Indeed, this textbook will influence [a teacher’s] success in the classroom as well as his perception of his students’ success. Correspondingly, this textbook will influence the students’ perceptions of his professional credibility and the authority of the enterprise. In its sophistication, its voice, its choice of examples, its organization, its conception of the writing process, and in a myriad of other ways, this textbook will powerfully define contemporary composition studies in our colleague’s department... Beyond the local scene, the textbook will help construct the image of the program. When someone asks at a conference, “What text are you using for that course at your school?” the answer often defines the course, the program philosophy, and perhaps even the institution in the mind of the questioner.” (469-70, emphasis in original)

It is this ability to define a course or program that led me to further investigate how our textbooks construct academic language, the values embedded in those constructions, and whether they align with our field’s progressive stance on the matter.

To conduct this analysis, I examined how three composition textbooks represented academic language in seven major categories, summarized in Table 1 below. These categories were chosen because they seem to signal value judgments about what academic language is or isn’t, as well as how it should or shouldn’t be used. Some categories were decided on beforehand (i.e., I supposed from the outset that each textbook’s name and definition of academic language would signal value judgments), and others emerged inductively in the analysis process (i.e., during my analysis, I realized that even beyond name and definition, the characterization of academic language, as well as whether the texts included examples or not, were also major factors in expressing value judgments). Some categories are easily defined – like placement—while other categories are a bit messier—like the difference between features and characterization. Thus, it’s important to note that while these categories provide a system by which to compare each textbook’s representation of academic language, the results of this analysis are still interpretive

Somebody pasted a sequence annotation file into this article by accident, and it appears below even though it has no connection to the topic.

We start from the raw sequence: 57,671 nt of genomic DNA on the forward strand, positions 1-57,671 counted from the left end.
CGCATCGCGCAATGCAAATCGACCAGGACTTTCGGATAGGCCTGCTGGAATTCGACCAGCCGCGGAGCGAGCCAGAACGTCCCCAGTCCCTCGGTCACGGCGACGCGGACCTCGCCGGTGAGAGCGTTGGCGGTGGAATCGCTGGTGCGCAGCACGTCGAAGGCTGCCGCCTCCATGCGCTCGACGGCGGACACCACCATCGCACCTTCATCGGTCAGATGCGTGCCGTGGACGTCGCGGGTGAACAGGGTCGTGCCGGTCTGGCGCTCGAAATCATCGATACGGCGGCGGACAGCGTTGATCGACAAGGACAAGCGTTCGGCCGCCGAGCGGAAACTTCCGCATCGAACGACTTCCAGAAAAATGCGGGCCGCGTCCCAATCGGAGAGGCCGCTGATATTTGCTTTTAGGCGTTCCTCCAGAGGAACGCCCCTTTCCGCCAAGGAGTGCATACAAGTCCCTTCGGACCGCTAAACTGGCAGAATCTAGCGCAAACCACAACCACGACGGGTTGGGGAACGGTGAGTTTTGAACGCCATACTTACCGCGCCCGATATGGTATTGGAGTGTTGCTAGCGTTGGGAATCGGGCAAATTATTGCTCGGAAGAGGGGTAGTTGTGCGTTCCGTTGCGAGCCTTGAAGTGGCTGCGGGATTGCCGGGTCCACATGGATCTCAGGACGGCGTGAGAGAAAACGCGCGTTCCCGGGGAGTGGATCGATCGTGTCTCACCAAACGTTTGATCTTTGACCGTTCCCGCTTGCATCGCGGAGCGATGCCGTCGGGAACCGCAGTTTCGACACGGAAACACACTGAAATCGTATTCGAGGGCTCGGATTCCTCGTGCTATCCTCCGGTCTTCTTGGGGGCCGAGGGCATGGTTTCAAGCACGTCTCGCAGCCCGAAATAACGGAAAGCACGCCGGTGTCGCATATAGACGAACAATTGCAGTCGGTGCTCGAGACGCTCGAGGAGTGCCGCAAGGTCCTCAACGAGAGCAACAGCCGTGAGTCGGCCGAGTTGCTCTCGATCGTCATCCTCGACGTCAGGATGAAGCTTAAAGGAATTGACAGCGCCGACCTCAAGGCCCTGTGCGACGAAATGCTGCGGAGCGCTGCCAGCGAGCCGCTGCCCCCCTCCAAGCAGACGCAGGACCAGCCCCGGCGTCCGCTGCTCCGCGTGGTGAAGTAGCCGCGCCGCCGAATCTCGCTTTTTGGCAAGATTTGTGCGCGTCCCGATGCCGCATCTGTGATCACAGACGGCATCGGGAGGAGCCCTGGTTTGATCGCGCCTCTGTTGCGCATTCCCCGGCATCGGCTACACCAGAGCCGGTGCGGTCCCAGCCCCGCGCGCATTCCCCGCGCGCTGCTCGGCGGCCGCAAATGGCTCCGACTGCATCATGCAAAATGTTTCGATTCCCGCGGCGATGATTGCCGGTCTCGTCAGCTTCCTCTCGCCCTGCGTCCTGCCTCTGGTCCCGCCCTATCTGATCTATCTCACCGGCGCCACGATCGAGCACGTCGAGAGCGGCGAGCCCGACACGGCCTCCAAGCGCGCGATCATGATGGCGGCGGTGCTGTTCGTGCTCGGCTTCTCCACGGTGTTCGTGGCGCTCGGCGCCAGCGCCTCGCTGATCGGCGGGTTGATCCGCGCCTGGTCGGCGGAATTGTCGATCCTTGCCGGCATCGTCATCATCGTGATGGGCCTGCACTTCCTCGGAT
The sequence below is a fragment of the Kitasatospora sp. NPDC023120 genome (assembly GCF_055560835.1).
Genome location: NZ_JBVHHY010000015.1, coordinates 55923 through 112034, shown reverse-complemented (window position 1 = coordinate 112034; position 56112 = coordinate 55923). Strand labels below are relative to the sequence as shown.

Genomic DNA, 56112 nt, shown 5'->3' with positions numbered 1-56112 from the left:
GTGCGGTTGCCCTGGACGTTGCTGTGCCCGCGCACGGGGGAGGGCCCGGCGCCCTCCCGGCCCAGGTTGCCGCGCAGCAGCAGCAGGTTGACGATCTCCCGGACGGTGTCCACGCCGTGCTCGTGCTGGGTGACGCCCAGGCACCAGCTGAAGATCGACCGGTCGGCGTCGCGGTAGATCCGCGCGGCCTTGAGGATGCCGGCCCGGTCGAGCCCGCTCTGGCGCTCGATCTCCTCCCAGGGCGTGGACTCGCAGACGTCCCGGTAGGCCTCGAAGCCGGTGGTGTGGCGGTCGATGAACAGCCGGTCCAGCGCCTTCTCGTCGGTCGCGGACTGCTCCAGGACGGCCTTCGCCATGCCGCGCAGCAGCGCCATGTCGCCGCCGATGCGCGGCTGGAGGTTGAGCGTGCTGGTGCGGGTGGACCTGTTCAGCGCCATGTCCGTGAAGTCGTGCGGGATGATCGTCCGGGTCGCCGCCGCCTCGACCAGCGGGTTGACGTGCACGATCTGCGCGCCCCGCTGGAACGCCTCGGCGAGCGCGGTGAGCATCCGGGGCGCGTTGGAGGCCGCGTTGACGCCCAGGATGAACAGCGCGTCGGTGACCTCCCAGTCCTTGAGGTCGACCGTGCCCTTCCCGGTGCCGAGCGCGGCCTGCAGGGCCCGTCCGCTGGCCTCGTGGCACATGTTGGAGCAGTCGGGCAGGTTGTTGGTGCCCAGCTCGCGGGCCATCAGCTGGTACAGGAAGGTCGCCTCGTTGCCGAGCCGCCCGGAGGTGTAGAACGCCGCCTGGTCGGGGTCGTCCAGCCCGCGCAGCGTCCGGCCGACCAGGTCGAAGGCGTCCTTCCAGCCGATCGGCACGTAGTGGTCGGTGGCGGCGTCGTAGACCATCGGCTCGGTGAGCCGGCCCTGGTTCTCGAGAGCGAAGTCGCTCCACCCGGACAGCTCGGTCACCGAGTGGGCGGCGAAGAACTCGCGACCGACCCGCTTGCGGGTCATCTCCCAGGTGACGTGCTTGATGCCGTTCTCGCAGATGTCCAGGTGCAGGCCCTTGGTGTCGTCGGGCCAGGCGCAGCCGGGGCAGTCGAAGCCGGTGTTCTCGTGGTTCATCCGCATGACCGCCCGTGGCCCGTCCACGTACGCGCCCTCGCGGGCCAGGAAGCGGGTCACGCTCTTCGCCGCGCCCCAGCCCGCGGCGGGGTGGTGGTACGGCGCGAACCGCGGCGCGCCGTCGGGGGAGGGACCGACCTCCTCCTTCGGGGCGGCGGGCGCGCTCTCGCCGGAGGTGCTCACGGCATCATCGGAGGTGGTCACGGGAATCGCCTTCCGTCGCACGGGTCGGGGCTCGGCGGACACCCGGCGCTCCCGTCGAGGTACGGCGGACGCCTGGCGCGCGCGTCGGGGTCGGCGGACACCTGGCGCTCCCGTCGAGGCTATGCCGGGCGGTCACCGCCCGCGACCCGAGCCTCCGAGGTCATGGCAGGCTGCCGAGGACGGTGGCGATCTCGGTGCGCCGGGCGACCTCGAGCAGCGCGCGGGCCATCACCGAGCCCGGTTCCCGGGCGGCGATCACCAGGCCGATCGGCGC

Table 1. Analytical categories used to compare each textbook’s representation of academic language




The name or title given to academic language


Within or under what chapter, section, or heading the discussion of academic language appears


A statement of the exact meaning of academic language


Descriptions of or expressions about the nature of academic language


The linguistic or grammatical attributes of academic language


An instance or illustration of academic language


Directions or suggestions about how academic language is to be used